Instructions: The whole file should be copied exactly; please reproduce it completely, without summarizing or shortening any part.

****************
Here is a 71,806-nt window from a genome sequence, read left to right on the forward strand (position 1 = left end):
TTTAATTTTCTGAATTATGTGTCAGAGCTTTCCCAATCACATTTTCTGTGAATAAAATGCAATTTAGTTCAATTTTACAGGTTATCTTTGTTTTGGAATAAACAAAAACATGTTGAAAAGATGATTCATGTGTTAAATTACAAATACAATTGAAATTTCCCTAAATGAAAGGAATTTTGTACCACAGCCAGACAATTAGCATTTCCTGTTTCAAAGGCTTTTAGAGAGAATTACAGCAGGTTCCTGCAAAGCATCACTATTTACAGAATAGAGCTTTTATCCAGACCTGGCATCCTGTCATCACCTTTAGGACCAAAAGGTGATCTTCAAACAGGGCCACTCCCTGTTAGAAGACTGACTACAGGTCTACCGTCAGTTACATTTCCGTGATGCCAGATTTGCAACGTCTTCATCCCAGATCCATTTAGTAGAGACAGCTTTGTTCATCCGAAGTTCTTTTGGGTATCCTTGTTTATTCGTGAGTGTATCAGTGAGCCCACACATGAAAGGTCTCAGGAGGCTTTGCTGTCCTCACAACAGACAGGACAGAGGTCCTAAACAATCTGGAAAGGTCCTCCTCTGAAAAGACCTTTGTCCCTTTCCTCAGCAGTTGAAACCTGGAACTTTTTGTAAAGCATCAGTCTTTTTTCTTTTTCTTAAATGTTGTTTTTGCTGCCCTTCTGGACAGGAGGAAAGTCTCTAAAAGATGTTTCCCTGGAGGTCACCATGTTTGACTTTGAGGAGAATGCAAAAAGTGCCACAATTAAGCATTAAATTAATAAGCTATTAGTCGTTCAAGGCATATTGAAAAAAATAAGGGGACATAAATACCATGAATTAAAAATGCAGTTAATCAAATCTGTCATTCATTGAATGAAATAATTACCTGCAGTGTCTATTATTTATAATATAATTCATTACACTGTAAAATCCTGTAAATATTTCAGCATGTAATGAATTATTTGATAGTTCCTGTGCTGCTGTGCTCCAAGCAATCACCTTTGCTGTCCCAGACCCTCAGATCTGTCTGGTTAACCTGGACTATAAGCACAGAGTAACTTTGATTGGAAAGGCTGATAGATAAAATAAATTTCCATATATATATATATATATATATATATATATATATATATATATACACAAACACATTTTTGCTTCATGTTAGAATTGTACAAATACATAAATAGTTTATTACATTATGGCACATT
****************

Here is a 71,806-nt window from a genome sequence, read left to right on the forward strand (position 1 = left end):
TTTAATTTTCTGAATTATGTGTCAGAGCTTTCCCAATCACATTTTCTGTGAATAAAATGCAATTTAGTTCAATTTTACAGGTTATCTTTGTTTTGGAATAAACAAAAACATGTTGAAAAGATGATTCATGTGTTAAATTACAAATACAATTGAAATTTCCCTAAATGAAAGGAATTTTGTACCACAGCCAGACAATTAGCATTTCCTGTTTCAAAGGCTTTTAGAGAGAATTACAGCAGGTTCCTGCAAAGCATCACTATTTACAGAATAGAGCTTTTATCCAGACCTGGCATCCTGTCATCACCTTTAGGACCAAAAGGTGATCTTCAAACAGGGCCACTCCCTGTTAGAAGACTGACTACAGGTCTACCGTCAGTTACATTTCCGTGATGCCAGATTTGCAACGTCTTCATCCCAGATCCATTTAGTAGAGACAGCTTTGTTCATCCGAAGTTCTTTTGGGTATCCTTGTTTATTCGTGAGTGTATCAGTGAGCCCACACATGAAAGGTCTCAGGAGGCTTTGCTGTCCTCACAACAGACAGGACAGAGGTCCTAAACAATCTGGAAAGGTCCTCCTCTGAAAAGACCTTTGTCCCTTTCCTCAGCAGTTGAAACCTGGAACTTTTTGTAAAGCATCAGTCTTTTTTCTTTTTCTTAAATGTTGTTTTTGCTGCCCTTCTGGACAGGAGGAAAGTCTCTAAAAGATGTTTCCCTGGAGGTCACCATGTTTGACTTTGAGGAGAATGCAAAAAGTGCCACAATTAAGCATTAAATTAATAAGCTATTAGTCGTTCAAGGCATATTGAAAAAAATAAGGGGACATAAATACCATGAATTAAAAATGCAGTTAATCAAATCTGTCATTCATTGAATGAAATAATTACCTGCAGTGTCTATTATTTATAATATAATTCATTACACTGTAAAATCCTGTAAATATTTCAGCATGTAATGAATTATTTGATAGTTCCTGTGCTGCTGTGCTCCAAGCAATCACCTTTGCTGTCCCAGACCCTCAGATCTGTCTGGTTAACCTGGACTATAAGCACAGAGTAACTTTGATTGGAAAGGCTGATAGATAAAATAAATTTCCATATATATATATATATATATATATATATATATATATATATATACACAAACACATTTTTGCTTCATGTTAGAATTGTACAAATACATAAATAGTTTATTACATTATGGCACATT